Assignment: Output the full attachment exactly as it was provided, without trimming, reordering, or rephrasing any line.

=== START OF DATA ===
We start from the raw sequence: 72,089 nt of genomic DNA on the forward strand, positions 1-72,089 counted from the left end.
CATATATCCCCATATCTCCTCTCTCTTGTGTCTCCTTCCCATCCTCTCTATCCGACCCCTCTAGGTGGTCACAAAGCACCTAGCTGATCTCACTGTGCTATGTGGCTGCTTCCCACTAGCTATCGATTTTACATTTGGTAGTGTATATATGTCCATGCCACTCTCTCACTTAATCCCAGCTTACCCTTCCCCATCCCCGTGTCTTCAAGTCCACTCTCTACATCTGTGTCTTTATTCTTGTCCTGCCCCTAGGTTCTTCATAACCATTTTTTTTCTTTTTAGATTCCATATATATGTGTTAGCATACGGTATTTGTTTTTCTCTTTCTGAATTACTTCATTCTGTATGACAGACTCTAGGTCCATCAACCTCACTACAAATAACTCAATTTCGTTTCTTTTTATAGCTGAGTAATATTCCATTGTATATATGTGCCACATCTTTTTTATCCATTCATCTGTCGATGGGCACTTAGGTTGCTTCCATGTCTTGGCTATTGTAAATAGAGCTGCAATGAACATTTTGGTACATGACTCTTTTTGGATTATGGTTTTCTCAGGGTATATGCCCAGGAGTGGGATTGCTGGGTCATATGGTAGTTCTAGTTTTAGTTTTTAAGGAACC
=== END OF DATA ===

We start from the raw sequence: 72,089 nt of genomic DNA on the forward strand, positions 1-72,089 counted from the left end.
CATATATCCCCATATCTCCTCTCTCTTGTGTCTCCTTCCCATCCTCTCTATCCGACCCCTCTAGGTGGTCACAAAGCACCTAGCTGATCTCACTGTGCTATGTGGCTGCTTCCCACTAGCTATCGATTTTACATTTGGTAGTGTATATATGTCCATGCCACTCTCTCACTTAATCCCAGCTTACCCTTCCCCATCCCCGTGTCTTCAAGTCCACTCTCTACATCTGTGTCTTTATTCTTGTCCTGCCCCTAGGTTCTTCATAACCATTTTTTTTCTTTTTAGATTCCATATATATGTGTTAGCATACGGTATTTGTTTTTCTCTTTCTGAATTACTTCATTCTGTATGACAGACTCTAGGTCCATCAACCTCACTACAAATAACTCAATTTCGTTTCTTTTTATAGCTGAGTAATATTCCATTGTATATATGTGCCACATCTTTTTTATCCATTCATCTGTCGATGGGCACTTAGGTTGCTTCCATGTCTTGGCTATTGTAAATAGAGCTGCAATGAACATTTTGGTACATGACTCTTTTTGGATTATGGTTTTCTCAGGGTATATGCCCAGGAGTGGGATTGCTGGGTCATATGGTAGTTCTAGTTTTAGTTTTTAAGGAACC